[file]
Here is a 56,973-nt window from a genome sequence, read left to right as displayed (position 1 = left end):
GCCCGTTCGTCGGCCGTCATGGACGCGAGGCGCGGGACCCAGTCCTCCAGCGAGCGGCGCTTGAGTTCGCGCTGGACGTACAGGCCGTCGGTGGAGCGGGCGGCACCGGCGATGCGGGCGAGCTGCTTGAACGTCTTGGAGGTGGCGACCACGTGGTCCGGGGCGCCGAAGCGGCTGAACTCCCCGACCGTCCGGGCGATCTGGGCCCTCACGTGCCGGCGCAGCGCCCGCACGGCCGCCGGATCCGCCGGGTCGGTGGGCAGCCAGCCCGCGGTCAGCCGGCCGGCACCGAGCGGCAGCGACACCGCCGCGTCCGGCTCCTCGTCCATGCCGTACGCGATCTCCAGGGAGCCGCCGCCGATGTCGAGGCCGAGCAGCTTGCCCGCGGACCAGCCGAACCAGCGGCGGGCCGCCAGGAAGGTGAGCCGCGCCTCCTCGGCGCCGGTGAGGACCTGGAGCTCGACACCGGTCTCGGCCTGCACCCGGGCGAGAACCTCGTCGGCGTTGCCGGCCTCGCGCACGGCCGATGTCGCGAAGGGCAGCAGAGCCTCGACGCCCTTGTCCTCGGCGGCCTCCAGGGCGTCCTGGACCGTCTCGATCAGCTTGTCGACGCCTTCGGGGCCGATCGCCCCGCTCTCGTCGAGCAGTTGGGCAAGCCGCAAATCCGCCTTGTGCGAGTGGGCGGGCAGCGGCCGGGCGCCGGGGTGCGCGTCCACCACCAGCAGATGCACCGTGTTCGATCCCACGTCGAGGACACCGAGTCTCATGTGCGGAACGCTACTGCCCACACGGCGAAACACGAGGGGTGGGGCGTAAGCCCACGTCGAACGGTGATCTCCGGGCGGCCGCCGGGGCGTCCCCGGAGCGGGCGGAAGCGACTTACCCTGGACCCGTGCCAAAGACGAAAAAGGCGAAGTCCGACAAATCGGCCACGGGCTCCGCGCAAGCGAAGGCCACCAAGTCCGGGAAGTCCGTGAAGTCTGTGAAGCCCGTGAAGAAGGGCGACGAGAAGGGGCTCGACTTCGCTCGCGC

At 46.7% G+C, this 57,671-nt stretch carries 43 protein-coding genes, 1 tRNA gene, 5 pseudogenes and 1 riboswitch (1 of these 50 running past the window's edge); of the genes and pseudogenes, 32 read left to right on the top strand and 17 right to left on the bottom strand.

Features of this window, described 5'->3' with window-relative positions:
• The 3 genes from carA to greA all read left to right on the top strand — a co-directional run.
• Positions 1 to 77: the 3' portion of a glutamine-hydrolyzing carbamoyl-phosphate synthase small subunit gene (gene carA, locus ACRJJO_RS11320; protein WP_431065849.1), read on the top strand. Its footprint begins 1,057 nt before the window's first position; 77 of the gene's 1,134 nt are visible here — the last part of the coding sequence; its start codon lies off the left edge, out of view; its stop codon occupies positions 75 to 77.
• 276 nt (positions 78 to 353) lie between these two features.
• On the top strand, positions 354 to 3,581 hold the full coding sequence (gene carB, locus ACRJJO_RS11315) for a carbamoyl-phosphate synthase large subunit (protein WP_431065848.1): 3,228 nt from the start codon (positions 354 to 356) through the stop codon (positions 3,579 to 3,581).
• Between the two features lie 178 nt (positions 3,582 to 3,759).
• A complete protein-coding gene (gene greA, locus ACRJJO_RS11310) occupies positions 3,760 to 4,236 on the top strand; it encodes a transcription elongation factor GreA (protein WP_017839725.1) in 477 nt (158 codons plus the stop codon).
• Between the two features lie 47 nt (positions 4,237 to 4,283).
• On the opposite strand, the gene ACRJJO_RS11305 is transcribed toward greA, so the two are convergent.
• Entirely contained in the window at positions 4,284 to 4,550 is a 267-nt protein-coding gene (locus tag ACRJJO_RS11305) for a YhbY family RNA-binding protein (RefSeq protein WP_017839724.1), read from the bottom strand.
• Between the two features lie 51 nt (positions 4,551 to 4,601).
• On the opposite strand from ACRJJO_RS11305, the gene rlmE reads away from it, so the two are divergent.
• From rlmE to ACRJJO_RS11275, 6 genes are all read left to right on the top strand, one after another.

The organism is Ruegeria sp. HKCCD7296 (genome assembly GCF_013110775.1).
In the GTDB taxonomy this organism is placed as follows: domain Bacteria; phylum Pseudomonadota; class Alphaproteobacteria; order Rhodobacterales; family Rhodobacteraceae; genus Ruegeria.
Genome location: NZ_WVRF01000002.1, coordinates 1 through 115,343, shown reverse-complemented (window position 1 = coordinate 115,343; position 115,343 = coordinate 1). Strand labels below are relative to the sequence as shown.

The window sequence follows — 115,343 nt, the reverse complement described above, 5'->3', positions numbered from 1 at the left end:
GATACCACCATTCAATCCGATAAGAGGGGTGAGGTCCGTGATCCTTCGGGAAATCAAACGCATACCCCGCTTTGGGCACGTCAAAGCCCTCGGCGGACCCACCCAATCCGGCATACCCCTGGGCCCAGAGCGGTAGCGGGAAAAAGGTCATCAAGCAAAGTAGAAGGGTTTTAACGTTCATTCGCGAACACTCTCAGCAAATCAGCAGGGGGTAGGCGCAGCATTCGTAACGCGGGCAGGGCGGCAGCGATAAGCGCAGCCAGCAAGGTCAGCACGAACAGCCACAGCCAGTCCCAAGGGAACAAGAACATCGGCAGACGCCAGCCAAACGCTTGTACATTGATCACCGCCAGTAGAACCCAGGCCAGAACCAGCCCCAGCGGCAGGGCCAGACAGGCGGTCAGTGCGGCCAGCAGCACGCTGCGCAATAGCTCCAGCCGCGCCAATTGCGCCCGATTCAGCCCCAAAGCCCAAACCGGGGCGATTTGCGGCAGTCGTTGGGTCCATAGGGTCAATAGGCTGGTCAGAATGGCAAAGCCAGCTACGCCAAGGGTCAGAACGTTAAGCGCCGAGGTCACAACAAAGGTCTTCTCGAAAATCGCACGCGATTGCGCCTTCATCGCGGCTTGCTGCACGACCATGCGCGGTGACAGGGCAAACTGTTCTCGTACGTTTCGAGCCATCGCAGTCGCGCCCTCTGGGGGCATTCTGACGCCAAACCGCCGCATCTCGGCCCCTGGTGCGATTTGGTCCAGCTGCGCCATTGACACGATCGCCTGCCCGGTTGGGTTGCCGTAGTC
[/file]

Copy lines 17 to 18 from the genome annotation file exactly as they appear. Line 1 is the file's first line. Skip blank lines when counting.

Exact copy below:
The organism is Ruegeria sp. HKCCD7296 (genome assembly GCF_013110775.1).
In the GTDB taxonomy this organism is placed as follows: domain Bacteria; phylum Pseudomonadota; class Alphaproteobacteria; order Rhodobacterales; family Rhodobacteraceae; genus Ruegeria.